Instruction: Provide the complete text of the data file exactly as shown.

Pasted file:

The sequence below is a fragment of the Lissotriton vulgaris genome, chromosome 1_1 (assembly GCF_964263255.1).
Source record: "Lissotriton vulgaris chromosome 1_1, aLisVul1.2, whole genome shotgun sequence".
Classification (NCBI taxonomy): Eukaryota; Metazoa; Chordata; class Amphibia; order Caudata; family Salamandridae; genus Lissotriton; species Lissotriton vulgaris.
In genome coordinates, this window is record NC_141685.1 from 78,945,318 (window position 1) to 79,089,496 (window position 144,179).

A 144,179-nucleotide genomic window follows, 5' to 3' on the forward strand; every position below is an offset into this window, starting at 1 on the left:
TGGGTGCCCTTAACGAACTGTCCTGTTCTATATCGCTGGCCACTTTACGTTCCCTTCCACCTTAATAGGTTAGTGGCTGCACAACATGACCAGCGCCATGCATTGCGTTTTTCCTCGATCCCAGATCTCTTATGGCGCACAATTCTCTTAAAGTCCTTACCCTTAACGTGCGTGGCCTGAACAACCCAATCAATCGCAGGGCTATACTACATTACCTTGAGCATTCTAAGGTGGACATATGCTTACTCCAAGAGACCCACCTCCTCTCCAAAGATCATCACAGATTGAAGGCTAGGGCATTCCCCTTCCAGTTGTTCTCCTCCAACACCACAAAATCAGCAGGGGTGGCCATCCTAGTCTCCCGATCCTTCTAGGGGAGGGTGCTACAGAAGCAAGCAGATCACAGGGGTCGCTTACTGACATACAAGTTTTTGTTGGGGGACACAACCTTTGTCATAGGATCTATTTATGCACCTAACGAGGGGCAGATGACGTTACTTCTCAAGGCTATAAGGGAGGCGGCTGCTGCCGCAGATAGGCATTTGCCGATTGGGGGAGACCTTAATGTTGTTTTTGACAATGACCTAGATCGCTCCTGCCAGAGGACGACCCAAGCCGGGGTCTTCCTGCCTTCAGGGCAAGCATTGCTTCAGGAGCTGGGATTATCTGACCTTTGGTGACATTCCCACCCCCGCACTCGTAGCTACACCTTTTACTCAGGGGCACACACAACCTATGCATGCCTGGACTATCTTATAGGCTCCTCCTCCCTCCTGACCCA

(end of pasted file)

The sequence below is a fragment of the Lissotriton vulgaris genome, chromosome 1_1 (assembly GCF_964263255.1).
Source record: "Lissotriton vulgaris chromosome 1_1, aLisVul1.2, whole genome shotgun sequence".
Classification (NCBI taxonomy): Eukaryota; Metazoa; Chordata; class Amphibia; order Caudata; family Salamandridae; genus Lissotriton; species Lissotriton vulgaris.
In genome coordinates, this window is record NC_141685.1 from 78,945,318 (window position 1) to 79,089,496 (window position 144,179).

A 144,179-nucleotide genomic window follows, 5' to 3' on the forward strand; every position below is an offset into this window, starting at 1 on the left:
TGGGTGCCCTTAACGAACTGTCCTGTTCTATATCGCTGGCCACTTTACGTTCCCTTCCACCTTAATAGGTTAGTGGCTGCACAACATGACCAGCGCCATGCATTGCGTTTTTCCTCGATCCCAGATCTCTTATGGCGCACAATTCTCTTAAAGTCCTTACCCTTAACGTGCGTGGCCTGAACAACCCAATCAATCGCAGGGCTATACTACATTACCTTGAGCATTCTAAGGTGGACATATGCTTACTCCAAGAGACCCACCTCCTCTCCAAAGATCATCACAGATTGAAGGCTAGGGCATTCCCCTTCCAGTTGTTCTCCTCCAACACCACAAAATCAGCAGGGGTGGCCATCCTAGTCTCCCGATCCTTCTAGGGGAGGGTGCTACAGAAGCAAGCAGATCACAGGGGTCGCTTACTGACATACAAGTTTTTGTTGGGGGACACAACCTTTGTCATAGGATCTATTTATGCACCTAACGAGGGGCAGATGACGTTACTTCTCAAGGCTATAAGGGAGGCGGCTGCTGCCGCAGATAGGCATTTGCCGATTGGGGGAGACCTTAATGTTGTTTTTGACAATGACCTAGATCGCTCCTGCCAGAGGACGACCCAAGCCGGGGTCTTCCTGCCTTCAGGGCAAGCATTGCTTCAGGAGCTGGGATTATCTGACCTTTGGTGACATTCCCACCCCCGCACTCGTAGCTACACCTTTTACTCAGGGGCACACACAACCTATGCATGCCTGGACTATCTTATAGGCTCCTCCTCCCTCCTGACCCA